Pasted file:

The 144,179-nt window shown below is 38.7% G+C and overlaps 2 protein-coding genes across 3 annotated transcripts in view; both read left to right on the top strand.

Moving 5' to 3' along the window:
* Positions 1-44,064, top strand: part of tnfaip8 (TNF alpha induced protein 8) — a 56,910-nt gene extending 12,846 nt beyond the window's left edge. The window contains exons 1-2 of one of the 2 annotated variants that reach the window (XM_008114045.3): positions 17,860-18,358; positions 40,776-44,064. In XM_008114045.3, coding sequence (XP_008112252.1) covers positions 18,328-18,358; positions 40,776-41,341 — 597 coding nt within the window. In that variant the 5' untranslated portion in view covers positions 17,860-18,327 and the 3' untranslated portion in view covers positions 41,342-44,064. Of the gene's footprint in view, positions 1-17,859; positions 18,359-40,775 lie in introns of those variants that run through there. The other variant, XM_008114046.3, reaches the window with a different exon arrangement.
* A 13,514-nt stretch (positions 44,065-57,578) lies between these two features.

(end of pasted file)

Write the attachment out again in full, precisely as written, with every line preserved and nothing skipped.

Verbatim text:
The 144,179-nt window shown below is 38.7% G+C and overlaps 2 protein-coding genes across 3 annotated transcripts in view; both read left to right on the top strand.

Moving 5' to 3' along the window:
* Positions 1-44,064, top strand: part of tnfaip8 (TNF alpha induced protein 8) — a 56,910-nt gene extending 12,846 nt beyond the window's left edge. The window contains exons 1-2 of one of the 2 annotated variants that reach the window (XM_008114045.3): positions 17,860-18,358; positions 40,776-44,064. In XM_008114045.3, coding sequence (XP_008112252.1) covers positions 18,328-18,358; positions 40,776-41,341 — 597 coding nt within the window. In that variant the 5' untranslated portion in view covers positions 17,860-18,327 and the 3' untranslated portion in view covers positions 41,342-44,064. Of the gene's footprint in view, positions 1-17,859; positions 18,359-40,775 lie in introns of those variants that run through there. The other variant, XM_008114046.3, reaches the window with a different exon arrangement.
* A 13,514-nt stretch (positions 44,065-57,578) lies between these two features.